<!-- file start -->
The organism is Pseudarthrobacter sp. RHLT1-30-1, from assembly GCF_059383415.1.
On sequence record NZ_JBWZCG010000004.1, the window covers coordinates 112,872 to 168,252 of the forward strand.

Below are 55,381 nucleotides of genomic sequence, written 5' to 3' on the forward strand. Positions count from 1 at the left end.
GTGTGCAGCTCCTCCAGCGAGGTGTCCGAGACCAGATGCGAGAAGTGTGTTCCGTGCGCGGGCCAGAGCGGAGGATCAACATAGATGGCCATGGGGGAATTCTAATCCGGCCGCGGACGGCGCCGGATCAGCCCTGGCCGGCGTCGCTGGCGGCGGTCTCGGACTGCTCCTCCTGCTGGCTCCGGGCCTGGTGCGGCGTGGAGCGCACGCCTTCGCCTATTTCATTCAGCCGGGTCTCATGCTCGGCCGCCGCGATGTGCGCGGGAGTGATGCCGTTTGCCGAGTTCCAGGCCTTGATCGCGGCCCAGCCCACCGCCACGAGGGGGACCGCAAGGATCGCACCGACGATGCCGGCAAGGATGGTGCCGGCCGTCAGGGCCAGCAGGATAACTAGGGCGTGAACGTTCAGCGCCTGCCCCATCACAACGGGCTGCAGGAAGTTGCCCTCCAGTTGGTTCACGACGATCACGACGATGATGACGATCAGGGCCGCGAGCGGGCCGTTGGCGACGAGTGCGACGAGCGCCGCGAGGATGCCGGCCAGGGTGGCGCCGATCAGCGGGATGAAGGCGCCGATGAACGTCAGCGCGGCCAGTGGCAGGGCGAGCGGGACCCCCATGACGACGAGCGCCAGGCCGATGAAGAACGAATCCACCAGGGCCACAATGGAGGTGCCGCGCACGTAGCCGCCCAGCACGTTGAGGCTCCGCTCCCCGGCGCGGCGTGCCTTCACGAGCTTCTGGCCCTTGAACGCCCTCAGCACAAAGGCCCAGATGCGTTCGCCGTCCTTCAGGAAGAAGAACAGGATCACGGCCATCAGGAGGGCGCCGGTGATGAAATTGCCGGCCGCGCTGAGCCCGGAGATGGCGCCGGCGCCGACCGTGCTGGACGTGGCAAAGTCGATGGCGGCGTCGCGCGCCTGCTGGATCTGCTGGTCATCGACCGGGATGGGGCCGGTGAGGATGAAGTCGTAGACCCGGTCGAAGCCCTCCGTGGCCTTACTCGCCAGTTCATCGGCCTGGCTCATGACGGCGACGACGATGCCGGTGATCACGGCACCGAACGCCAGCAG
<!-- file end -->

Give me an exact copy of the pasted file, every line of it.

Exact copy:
The organism is Pseudarthrobacter sp. RHLT1-30-1, from assembly GCF_059383415.1.
On sequence record NZ_JBWZCG010000004.1, the window covers coordinates 112,872 to 168,252 of the forward strand.

Below are 55,381 nucleotides of genomic sequence, written 5' to 3' on the forward strand. Positions count from 1 at the left end.
GTGTGCAGCTCCTCCAGCGAGGTGTCCGAGACCAGATGCGAGAAGTGTGTTCCGTGCGCGGGCCAGAGCGGAGGATCAACATAGATGGCCATGGGGGAATTCTAATCCGGCCGCGGACGGCGCCGGATCAGCCCTGGCCGGCGTCGCTGGCGGCGGTCTCGGACTGCTCCTCCTGCTGGCTCCGGGCCTGGTGCGGCGTGGAGCGCACGCCTTCGCCTATTTCATTCAGCCGGGTCTCATGCTCGGCCGCCGCGATGTGCGCGGGAGTGATGCCGTTTGCCGAGTTCCAGGCCTTGATCGCGGCCCAGCCCACCGCCACGAGGGGGACCGCAAGGATCGCACCGACGATGCCGGCAAGGATGGTGCCGGCCGTCAGGGCCAGCAGGATAACTAGGGCGTGAACGTTCAGCGCCTGCCCCATCACAACGGGCTGCAGGAAGTTGCCCTCCAGTTGGTTCACGACGATCACGACGATGATGACGATCAGGGCCGCGAGCGGGCCGTTGGCGACGAGTGCGACGAGCGCCGCGAGGATGCCGGCCAGGGTGGCGCCGATCAGCGGGATGAAGGCGCCGATGAACGTCAGCGCGGCCAGTGGCAGGGCGAGCGGGACCCCCATGACGACGAGCGCCAGGCCGATGAAGAACGAATCCACCAGGGCCACAATGGAGGTGCCGCGCACGTAGCCGCCCAGCACGTTGAGGCTCCGCTCCCCGGCGCGGCGTGCCTTCACGAGCTTCTGGCCCTTGAACGCCCTCAGCACAAAGGCCCAGATGCGTTCGCCGTCCTTCAGGAAGAAGAACAGGATCACGGCCATCAGGAGGGCGCCGGTGATGAAATTGCCGGCCGCGCTGAGCCCGGAGATGGCGCCGGCGCCGACCGTGCTGGACGTGGCAAAGTCGATGGCGGCGTCGCGCGCCTGCTGGATCTGCTGGTCATCGACCGGGATGGGGCCGGTGAGGATGAAGTCGTAGACCCGGTCGAAGCCCTCCGTGGCCTTACTCGCCAGTTCATCGGCCTGGCTCATGACGGCGACGACGATGCCGGTGATCACGGCACCGAACGCCAGCAG